Nothing – not the election of Obama, not massive anti-war protests, not the passage of a health insurance bill – has stopped the Overton Window’s sailing rightward with increasing speed until now and this. This messy campsite and these people, for all their failures and mistakes, are it. I owe these people for doing what no one else has. If you’re honest with yourself, we all owe them.

You can get on a train and offer support in person or you can contribute money or materials.

The cold, raw weather forced me out of the park and into a coffee shop. Marion, the president of my union, made last minute arrangements to travel to the swearing-in of a judge in Newark. I struggled with the idea of traveling homeward, but staying in the coffee shop was just silly, so we went back to the park and did more laps in and around and through the camp. Everyone had a camera. Everyone seemed to be taking pictures and video all the time. I’d brought a camera but didn’t take a single picture. Once I was there, it seemed invasive. We were aware that the camp had a livestream and we would certainly turn up on it and that hundreds of other visitors must also be tromping around the camp. This idea gave me great pause.

So please go see it for yourself. Please bring things the protesters need. Please don’t do anything stupid.

My back is kind of killing me. Everything I learned today was totally worth it.

Alive And Well And They’re Living

This morning, I woke up knowing what one significant word had fallen out of the public discourse.


Progress meant charging into the future, with technology and science that would benefit us all, from greatest to least, young and old, rich and poor alike. Sure, a few of us might trampled underfoot, but we would all benefit. The interstate highways. Household appliances. The space race. New materials. New ways to fight disease. New ways to spread messages and tell stories. New frontiers in education and health. Progress meant we would live longer, happier, more productive and prosperous lives. And now we have crazy coots standing up at townhall meetings across the country refusing to contribute another dime to our mutual prosperity because people who are not old, straight, white and Republican can’t be shipped back to Gay Brownislavia. No one is asking these crazy people important questions like:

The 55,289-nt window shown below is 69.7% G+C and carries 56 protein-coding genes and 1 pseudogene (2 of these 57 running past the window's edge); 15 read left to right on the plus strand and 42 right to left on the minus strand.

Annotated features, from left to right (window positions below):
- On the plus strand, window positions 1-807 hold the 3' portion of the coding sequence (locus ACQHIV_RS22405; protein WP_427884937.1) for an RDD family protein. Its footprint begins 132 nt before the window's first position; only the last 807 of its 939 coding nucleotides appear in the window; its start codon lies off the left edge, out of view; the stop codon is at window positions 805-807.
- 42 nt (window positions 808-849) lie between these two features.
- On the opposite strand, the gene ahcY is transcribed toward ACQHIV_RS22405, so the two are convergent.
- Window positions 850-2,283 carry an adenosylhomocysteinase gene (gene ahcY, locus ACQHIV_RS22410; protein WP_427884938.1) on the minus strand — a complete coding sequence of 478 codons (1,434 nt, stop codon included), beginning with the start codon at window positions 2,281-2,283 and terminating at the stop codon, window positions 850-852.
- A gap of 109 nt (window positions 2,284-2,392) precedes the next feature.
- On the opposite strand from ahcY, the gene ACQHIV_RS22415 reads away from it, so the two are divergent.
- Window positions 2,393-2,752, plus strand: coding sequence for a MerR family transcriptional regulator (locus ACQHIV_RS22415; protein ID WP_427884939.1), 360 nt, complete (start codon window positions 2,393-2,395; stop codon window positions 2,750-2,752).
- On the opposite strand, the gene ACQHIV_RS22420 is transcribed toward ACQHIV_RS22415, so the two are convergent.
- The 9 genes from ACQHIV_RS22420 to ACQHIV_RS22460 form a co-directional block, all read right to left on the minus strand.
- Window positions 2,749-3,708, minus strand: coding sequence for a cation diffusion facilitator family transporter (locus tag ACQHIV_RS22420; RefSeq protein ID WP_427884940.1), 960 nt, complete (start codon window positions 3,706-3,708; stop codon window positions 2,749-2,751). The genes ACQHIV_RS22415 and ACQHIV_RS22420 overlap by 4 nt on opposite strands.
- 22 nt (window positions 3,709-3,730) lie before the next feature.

1. Hey crazy, if you have a plan, what does the goal look like? Like where you live, circa 1950 or like Santiago, Chile in 1970? Because neither was good for a whooooole lot of people and both very bad for a lot of people.

2. Hey crazy, there is every possibility your plan will ruin the country, destroy your life and take the world economy with it. Did you take that into account? Because when peace, happiness and prosperity are the other option, it would be a giant sign of CRAZY not to take that second thing.

Note to users of the word ruin the way teens spit it at strict parents: ruin is a permanent state. Ruin means the Colosseum in the center of Rome won’t be hosting track races because it’s a ruin, a thing broken literally forever. Cannot be fixed or restored to hunky-doryosity. That is what the Tea Party is poised to do to our economy and as a result our country, and we wouldn’t just pop up from economic ruin in 2013 after – say – fifteen years and say, “Shit, those selfish fuckers can party. It was a joke for hundreds of years, but we actually ate some babies.”

If our public discourse is not about Progress it is necessarily about Ruin.

I want someone to stand up and talk about our better future and the Progress that will get us there.

Bring Some Understanding Here Today

A man who takes away another man’s freedom is a prisoner of hatred, he is locked behind the bars of prejudice and narrow-mindedness.

-Nelson Mandela, activist, South African president, Nobel Peace Prize (b. 1918)